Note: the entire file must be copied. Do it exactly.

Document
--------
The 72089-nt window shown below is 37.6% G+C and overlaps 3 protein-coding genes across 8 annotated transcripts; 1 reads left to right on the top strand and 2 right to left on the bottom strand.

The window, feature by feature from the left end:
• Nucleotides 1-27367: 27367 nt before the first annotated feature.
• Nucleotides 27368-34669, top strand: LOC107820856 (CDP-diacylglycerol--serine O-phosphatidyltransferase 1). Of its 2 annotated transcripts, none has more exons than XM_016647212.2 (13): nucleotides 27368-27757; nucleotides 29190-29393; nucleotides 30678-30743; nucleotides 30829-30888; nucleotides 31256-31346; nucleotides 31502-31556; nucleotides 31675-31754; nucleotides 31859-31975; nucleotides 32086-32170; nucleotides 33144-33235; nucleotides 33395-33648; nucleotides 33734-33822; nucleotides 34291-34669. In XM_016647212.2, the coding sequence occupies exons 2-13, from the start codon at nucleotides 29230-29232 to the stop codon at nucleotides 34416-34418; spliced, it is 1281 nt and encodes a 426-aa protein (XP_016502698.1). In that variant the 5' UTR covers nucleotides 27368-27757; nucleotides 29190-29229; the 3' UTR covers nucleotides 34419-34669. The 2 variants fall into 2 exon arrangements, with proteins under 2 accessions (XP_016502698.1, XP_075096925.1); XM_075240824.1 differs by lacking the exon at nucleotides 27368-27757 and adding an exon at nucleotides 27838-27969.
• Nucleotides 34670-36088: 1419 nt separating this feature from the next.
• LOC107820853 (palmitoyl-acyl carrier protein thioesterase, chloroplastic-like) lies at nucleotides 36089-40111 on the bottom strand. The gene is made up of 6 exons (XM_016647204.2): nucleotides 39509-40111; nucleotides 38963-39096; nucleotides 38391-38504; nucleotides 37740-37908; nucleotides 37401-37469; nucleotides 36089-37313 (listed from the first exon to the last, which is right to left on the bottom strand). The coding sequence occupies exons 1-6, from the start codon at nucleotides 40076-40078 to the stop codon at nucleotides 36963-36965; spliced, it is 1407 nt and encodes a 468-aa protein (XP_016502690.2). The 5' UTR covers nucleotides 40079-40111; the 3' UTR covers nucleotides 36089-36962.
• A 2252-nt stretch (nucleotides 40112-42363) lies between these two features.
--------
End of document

The 72089-nt window shown below is 37.6% G+C and overlaps 3 protein-coding genes across 8 annotated transcripts; 1 reads left to right on the top strand and 2 right to left on the bottom strand.

The window, feature by feature from the left end:
• Nucleotides 1-27367: 27367 nt before the first annotated feature.
• Nucleotides 27368-34669, top strand: LOC107820856 (CDP-diacylglycerol--serine O-phosphatidyltransferase 1). Of its 2 annotated transcripts, none has more exons than XM_016647212.2 (13): nucleotides 27368-27757; nucleotides 29190-29393; nucleotides 30678-30743; nucleotides 30829-30888; nucleotides 31256-31346; nucleotides 31502-31556; nucleotides 31675-31754; nucleotides 31859-31975; nucleotides 32086-32170; nucleotides 33144-33235; nucleotides 33395-33648; nucleotides 33734-33822; nucleotides 34291-34669. In XM_016647212.2, the coding sequence occupies exons 2-13, from the start codon at nucleotides 29230-29232 to the stop codon at nucleotides 34416-34418; spliced, it is 1281 nt and encodes a 426-aa protein (XP_016502698.1). In that variant the 5' UTR covers nucleotides 27368-27757; nucleotides 29190-29229; the 3' UTR covers nucleotides 34419-34669. The 2 variants fall into 2 exon arrangements, with proteins under 2 accessions (XP_016502698.1, XP_075096925.1); XM_075240824.1 differs by lacking the exon at nucleotides 27368-27757 and adding an exon at nucleotides 27838-27969.
• Nucleotides 34670-36088: 1419 nt separating this feature from the next.
• LOC107820853 (palmitoyl-acyl carrier protein thioesterase, chloroplastic-like) lies at nucleotides 36089-40111 on the bottom strand. The gene is made up of 6 exons (XM_016647204.2): nucleotides 39509-40111; nucleotides 38963-39096; nucleotides 38391-38504; nucleotides 37740-37908; nucleotides 37401-37469; nucleotides 36089-37313 (listed from the first exon to the last, which is right to left on the bottom strand). The coding sequence occupies exons 1-6, from the start codon at nucleotides 40076-40078 to the stop codon at nucleotides 36963-36965; spliced, it is 1407 nt and encodes a 468-aa protein (XP_016502690.2). The 5' UTR covers nucleotides 40079-40111; the 3' UTR covers nucleotides 36089-36962.
• A 2252-nt stretch (nucleotides 40112-42363) lies between these two features.